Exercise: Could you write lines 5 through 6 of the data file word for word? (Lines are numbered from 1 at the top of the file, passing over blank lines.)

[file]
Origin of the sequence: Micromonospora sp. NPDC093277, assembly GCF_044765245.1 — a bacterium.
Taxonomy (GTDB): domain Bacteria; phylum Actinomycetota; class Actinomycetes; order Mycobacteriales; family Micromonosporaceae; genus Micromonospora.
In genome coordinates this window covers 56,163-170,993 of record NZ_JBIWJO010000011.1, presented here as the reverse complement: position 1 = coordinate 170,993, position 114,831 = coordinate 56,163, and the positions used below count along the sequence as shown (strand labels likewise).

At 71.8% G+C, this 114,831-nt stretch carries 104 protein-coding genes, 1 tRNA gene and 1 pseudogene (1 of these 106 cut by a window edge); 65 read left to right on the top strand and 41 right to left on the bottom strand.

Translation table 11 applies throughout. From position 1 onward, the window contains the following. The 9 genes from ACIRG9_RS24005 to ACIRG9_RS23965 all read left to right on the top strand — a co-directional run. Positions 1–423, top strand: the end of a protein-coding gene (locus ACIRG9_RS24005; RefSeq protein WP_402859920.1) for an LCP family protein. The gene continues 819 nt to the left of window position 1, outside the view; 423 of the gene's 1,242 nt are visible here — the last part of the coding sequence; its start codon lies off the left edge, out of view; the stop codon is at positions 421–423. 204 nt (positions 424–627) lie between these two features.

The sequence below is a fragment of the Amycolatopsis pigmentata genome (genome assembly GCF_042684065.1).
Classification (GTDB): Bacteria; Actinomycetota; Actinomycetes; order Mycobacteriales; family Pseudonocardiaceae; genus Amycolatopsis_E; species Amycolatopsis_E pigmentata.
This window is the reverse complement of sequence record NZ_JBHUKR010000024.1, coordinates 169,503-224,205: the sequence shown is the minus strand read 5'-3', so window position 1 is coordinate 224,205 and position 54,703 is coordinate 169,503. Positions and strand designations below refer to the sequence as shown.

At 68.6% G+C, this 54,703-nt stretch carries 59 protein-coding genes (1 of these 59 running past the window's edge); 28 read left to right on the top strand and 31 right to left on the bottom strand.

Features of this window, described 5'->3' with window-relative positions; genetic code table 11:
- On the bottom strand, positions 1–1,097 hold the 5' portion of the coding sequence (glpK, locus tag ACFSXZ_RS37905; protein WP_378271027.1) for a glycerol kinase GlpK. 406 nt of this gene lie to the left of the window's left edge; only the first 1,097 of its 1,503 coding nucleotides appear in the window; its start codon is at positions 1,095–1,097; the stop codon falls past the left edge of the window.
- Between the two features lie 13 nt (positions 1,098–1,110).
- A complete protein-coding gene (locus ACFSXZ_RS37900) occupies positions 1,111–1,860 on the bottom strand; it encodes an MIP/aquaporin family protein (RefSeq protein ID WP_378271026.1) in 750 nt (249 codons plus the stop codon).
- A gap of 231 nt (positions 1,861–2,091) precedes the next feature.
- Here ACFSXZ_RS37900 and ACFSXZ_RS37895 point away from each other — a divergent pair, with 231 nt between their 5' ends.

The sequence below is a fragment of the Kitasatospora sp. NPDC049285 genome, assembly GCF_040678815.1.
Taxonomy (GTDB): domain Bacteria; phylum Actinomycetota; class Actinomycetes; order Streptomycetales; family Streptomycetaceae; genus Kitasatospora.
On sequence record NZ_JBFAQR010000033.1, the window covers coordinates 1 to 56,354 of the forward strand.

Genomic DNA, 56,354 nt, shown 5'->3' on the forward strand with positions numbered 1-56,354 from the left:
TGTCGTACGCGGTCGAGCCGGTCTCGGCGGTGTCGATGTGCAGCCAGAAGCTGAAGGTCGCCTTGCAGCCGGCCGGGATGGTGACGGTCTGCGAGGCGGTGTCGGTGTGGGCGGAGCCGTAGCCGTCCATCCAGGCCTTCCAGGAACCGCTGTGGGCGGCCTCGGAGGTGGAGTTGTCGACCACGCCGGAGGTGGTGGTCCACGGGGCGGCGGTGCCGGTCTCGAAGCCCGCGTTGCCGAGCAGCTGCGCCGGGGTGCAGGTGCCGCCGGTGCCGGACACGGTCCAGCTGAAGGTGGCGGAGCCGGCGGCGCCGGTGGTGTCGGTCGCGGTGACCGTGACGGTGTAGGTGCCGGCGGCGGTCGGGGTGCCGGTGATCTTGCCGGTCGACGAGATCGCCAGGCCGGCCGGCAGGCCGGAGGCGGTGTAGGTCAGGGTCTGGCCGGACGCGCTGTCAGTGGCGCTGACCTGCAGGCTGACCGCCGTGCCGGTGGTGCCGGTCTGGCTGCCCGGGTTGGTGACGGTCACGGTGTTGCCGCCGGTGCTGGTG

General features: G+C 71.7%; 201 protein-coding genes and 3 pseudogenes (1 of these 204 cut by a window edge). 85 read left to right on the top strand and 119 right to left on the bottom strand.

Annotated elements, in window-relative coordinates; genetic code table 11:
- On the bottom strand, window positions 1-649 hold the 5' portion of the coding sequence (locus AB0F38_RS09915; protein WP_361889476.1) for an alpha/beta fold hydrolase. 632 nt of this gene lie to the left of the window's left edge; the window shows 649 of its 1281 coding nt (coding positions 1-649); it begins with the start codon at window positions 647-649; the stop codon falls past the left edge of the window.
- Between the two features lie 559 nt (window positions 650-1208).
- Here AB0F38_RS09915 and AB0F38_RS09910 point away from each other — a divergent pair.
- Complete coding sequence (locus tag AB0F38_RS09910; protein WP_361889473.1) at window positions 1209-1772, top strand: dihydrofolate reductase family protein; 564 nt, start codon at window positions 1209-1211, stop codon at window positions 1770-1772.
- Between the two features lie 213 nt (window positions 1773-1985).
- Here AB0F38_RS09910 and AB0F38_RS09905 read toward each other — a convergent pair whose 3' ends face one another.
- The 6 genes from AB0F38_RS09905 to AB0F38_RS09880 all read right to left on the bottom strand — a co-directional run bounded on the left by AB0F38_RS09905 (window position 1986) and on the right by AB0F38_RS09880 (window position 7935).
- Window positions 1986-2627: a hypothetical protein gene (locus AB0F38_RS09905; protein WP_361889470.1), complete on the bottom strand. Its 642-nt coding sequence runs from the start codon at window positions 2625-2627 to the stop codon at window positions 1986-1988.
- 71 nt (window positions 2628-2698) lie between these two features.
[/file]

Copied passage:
Translation table 11 applies throughout. From position 1 onward, the window contains the following. The 9 genes from ACIRG9_RS24005 to ACIRG9_RS23965 all read left to right on the top strand — a co-directional run. Positions 1–423, top strand: the end of a protein-coding gene (locus ACIRG9_RS24005; RefSeq protein WP_402859920.1) for an LCP family protein. The gene continues 819 nt to the left of window position 1, outside the view; 423 of the gene's 1,242 nt are visible here — the last part of the coding sequence; its start codon lies off the left edge, out of view; the stop codon is at positions 421–423. 204 nt (positions 424–627) lie between these two features.

The sequence below is a fragment of the Amycolatopsis pigmentata genome (genome assembly GCF_042684065.1).